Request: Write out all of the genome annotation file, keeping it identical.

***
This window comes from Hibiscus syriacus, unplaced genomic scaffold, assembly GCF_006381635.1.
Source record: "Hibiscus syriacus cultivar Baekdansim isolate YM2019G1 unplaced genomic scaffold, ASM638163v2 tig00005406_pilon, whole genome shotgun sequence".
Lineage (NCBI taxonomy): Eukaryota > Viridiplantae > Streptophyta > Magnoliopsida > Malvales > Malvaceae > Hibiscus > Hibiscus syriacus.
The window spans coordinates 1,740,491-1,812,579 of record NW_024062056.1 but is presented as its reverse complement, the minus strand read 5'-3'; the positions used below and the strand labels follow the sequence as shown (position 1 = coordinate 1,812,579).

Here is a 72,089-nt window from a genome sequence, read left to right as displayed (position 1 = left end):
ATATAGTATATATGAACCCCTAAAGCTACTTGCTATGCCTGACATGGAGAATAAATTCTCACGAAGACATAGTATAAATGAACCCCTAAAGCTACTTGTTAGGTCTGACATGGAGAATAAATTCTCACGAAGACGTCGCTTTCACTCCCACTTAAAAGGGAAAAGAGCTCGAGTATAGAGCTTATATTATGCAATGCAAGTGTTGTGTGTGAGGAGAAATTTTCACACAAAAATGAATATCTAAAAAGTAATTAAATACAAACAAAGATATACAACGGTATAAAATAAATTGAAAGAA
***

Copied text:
This window comes from Hibiscus syriacus, unplaced genomic scaffold, assembly GCF_006381635.1.
Source record: "Hibiscus syriacus cultivar Baekdansim isolate YM2019G1 unplaced genomic scaffold, ASM638163v2 tig00005406_pilon, whole genome shotgun sequence".
Lineage (NCBI taxonomy): Eukaryota > Viridiplantae > Streptophyta > Magnoliopsida > Malvales > Malvaceae > Hibiscus > Hibiscus syriacus.
The window spans coordinates 1,740,491-1,812,579 of record NW_024062056.1 but is presented as its reverse complement, the minus strand read 5'-3'; the positions used below and the strand labels follow the sequence as shown (position 1 = coordinate 1,812,579).

Here is a 72,089-nt window from a genome sequence, read left to right as displayed (position 1 = left end):
ATATAGTATATATGAACCCCTAAAGCTACTTGCTATGCCTGACATGGAGAATAAATTCTCACGAAGACATAGTATAAATGAACCCCTAAAGCTACTTGTTAGGTCTGACATGGAGAATAAATTCTCACGAAGACGTCGCTTTCACTCCCACTTAAAAGGGAAAAGAGCTCGAGTATAGAGCTTATATTATGCAATGCAAGTGTTGTGTGTGAGGAGAAATTTTCACACAAAAATGAATATCTAAAAAGTAATTAAATACAAACAAAGATATACAACGGTATAAAATAAATTGAAAGAA